Who is behind Banksy?
Banksy is a graffiti artist, political activist, director and painter. Despite the international fame of his works, his identity remains anonymous. Banksy is a pseudonym. It is believed that the artist was born in Bristol, England in 1974. He first became active in the underground scene in Bristol. Over time, he expanded his venues and began to work internationally as well.
How does Banksy work?
Banksy is best known for his stencil art. The subversive, political and often humorous artworks usually relate to current events. His stencils are striking images that are often combined with slogans and slogans. The message is usually anti-capitalist, anti-war and anti-establishment.
His works of political and social criticism mark streets, walls and bridges in cities all over the world. The secretly painted house facades or his New York action in October 2013 attract international attention. The works regularly appear in art actions and are among the bestsellers.
Banksy in the "25 Years" exhibition
The current MUCA exhibition „25„ includes numerous original works that have been collected by the founders of the MUCA over more than 25 years.
In addition to many stencil images, the objects "Vandalised Phone Box" and "Met Ball" will also be on display. The 2019 exhibition as part of Banksy's series „Gross Domestic Product„ published „Met Ball„ is a playful reworking of a police helmet: Banksy turned it into a disco ball.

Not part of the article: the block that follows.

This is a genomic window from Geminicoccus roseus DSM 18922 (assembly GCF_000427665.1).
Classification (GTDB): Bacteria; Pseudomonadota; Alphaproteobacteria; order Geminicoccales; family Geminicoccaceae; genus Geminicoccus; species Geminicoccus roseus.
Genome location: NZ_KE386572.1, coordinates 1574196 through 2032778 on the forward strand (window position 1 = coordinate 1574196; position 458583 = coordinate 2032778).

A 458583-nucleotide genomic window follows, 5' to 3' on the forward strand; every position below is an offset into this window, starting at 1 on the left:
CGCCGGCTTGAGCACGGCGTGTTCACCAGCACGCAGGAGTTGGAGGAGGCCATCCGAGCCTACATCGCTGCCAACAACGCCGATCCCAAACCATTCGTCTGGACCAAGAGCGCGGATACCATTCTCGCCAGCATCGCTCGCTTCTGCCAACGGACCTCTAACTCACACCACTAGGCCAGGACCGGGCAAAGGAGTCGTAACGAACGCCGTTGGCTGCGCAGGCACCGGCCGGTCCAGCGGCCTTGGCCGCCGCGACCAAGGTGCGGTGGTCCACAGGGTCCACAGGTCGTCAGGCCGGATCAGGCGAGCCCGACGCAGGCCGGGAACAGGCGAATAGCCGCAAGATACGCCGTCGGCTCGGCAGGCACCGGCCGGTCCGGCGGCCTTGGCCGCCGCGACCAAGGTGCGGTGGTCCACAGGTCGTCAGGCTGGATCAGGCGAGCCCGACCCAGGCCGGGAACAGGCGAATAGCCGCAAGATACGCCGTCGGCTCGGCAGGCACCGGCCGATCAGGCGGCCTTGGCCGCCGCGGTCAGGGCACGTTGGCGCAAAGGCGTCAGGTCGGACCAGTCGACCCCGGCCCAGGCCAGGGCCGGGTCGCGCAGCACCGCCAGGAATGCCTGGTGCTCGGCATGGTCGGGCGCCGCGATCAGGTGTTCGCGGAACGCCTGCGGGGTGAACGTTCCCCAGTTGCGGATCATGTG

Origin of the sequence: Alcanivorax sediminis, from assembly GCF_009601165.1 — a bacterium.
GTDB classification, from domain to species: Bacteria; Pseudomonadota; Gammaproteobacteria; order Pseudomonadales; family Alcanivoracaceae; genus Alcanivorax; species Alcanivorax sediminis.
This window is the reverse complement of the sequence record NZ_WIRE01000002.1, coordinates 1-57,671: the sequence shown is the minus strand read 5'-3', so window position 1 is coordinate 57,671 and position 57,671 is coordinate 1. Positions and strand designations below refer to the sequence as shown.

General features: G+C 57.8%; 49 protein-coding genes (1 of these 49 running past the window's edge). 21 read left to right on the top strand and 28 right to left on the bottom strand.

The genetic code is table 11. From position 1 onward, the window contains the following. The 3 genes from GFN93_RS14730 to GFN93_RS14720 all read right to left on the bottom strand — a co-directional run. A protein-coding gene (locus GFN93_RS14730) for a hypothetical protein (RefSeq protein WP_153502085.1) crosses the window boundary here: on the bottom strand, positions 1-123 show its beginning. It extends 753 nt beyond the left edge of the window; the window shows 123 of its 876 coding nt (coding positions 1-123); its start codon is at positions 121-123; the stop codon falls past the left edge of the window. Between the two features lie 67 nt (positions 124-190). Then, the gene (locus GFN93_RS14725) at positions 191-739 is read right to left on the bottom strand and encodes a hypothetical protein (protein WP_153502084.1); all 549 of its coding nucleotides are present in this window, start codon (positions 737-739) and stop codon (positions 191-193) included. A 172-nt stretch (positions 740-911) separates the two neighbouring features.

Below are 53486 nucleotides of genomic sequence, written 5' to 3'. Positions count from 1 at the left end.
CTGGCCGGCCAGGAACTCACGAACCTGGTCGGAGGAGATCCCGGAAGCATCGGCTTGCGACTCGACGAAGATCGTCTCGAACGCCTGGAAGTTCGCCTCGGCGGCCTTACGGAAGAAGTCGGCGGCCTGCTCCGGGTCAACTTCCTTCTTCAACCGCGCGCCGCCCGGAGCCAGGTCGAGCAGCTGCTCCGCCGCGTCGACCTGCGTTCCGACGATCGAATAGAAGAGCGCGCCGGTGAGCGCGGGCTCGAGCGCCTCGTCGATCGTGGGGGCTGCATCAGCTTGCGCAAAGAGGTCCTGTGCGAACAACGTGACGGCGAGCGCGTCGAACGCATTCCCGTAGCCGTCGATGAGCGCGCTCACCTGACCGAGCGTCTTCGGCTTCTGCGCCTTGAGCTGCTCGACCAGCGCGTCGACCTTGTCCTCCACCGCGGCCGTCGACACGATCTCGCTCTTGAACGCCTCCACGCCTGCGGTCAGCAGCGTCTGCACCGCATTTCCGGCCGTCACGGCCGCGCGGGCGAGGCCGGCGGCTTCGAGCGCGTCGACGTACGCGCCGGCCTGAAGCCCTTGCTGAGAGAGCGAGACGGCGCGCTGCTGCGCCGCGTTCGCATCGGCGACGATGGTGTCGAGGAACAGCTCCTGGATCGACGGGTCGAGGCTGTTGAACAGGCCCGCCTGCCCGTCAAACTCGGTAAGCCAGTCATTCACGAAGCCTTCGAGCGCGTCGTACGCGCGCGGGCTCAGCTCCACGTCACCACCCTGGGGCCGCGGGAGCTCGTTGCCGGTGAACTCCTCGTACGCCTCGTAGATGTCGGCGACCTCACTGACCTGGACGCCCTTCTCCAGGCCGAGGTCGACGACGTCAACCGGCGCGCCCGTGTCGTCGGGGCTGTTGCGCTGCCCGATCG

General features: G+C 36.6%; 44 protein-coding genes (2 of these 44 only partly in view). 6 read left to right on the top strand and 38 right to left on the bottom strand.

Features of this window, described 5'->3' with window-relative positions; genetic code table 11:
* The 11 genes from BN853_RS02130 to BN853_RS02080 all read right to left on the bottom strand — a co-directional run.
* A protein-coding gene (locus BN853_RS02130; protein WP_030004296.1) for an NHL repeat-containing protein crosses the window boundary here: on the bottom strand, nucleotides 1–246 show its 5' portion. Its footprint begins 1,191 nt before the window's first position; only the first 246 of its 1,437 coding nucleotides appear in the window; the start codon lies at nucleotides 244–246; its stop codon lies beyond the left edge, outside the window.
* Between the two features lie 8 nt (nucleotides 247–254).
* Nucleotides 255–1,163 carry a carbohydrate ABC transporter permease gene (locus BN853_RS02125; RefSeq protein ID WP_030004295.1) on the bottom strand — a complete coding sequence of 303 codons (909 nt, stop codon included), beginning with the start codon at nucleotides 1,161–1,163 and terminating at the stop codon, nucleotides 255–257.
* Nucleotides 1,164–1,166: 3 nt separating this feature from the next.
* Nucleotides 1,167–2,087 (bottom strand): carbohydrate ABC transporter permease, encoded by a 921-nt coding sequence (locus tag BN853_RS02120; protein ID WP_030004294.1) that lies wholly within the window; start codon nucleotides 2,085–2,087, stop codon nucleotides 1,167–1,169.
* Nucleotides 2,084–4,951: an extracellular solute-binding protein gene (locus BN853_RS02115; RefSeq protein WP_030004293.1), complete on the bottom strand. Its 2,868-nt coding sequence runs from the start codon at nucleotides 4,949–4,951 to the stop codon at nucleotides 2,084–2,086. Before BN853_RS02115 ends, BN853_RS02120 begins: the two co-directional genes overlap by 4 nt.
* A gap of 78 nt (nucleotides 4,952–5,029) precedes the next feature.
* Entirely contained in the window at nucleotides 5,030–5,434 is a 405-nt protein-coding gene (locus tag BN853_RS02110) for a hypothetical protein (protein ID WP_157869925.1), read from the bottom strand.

"Vandalised Phone Box" by Banksy: Intervention in Soho Square
Banksy has lost a large part of his works after only a short time. A typical example of Banksy's temporary public interventions is the "Vandalised Phone Box": it was removed by the city council shortly after it appeared in Soho Square in London in 2005. However, thanks to the triumph of digital photography and the internet, photos of the work were in circulation within hours, and so digital traces of the work remained.
The meaning of "Vandalised Phone Box" can be read on several levels. The once legendary red phone box, now dismantled, could be seen as a metaphor for the dwindling relevance of modern Britain or for the death of old forms of communication in the new digital age. What seems most relevant, however, is the fact that Banksy proved in a single action that an artist can create his own public sculpture, place it in a familiar urban setting and attract attention for his work - all without the approval of the establishment. The work gained attention not because people were told it was conceptual art, but simply because it hit the zeitgeist of the moment.
"Are you using that Chair?" - second largest oil painting by Banksy
The work "Are You Using That Chair? which was on display in the MUCA exhibition "Icons of Urban Art" until autumn 2022, measures 213 x 426 cm and is considered Banksy's largest work after "Monkey Parliament" from 2009, which was auctioned in 2019 for a record sum of ten million euros.
The painting is based on Edward Hopper's famous painting, "Nighthawks", the American's most famous work. Banksy's "In your face" version is more than twice as large and crops the Hopper original at the top, making the variation even more panoramic. Hopper's painting was created in the weeks following the Pearl Harbour attack at the end of 1941, between a bleak present, the unexpected entry of war and an uncertain future. His figures stand for loneliness, inner as well as outer, which is why he is especially received in this respect in times of Corona.
Background to Banksy's "Are you Using that Chair?"